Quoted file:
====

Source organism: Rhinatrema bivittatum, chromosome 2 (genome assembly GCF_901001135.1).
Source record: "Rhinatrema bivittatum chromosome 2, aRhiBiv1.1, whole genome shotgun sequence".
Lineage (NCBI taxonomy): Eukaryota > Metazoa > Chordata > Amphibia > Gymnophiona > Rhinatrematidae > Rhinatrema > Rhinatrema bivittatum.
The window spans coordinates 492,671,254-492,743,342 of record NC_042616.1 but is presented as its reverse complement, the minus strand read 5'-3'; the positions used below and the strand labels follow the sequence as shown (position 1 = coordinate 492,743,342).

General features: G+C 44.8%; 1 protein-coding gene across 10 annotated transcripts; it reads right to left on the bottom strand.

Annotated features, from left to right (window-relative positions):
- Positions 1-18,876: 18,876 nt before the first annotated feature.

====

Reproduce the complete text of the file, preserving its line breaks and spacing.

Source organism: Rhinatrema bivittatum, chromosome 2 (genome assembly GCF_901001135.1).
Source record: "Rhinatrema bivittatum chromosome 2, aRhiBiv1.1, whole genome shotgun sequence".
Lineage (NCBI taxonomy): Eukaryota > Metazoa > Chordata > Amphibia > Gymnophiona > Rhinatrematidae > Rhinatrema > Rhinatrema bivittatum.
The window spans coordinates 492,671,254-492,743,342 of record NC_042616.1 but is presented as its reverse complement, the minus strand read 5'-3'; the positions used below and the strand labels follow the sequence as shown (position 1 = coordinate 492,743,342).

General features: G+C 44.8%; 1 protein-coding gene across 10 annotated transcripts; it reads right to left on the bottom strand.

Annotated features, from left to right (window-relative positions):
- Positions 1-18,876: 18,876 nt before the first annotated feature.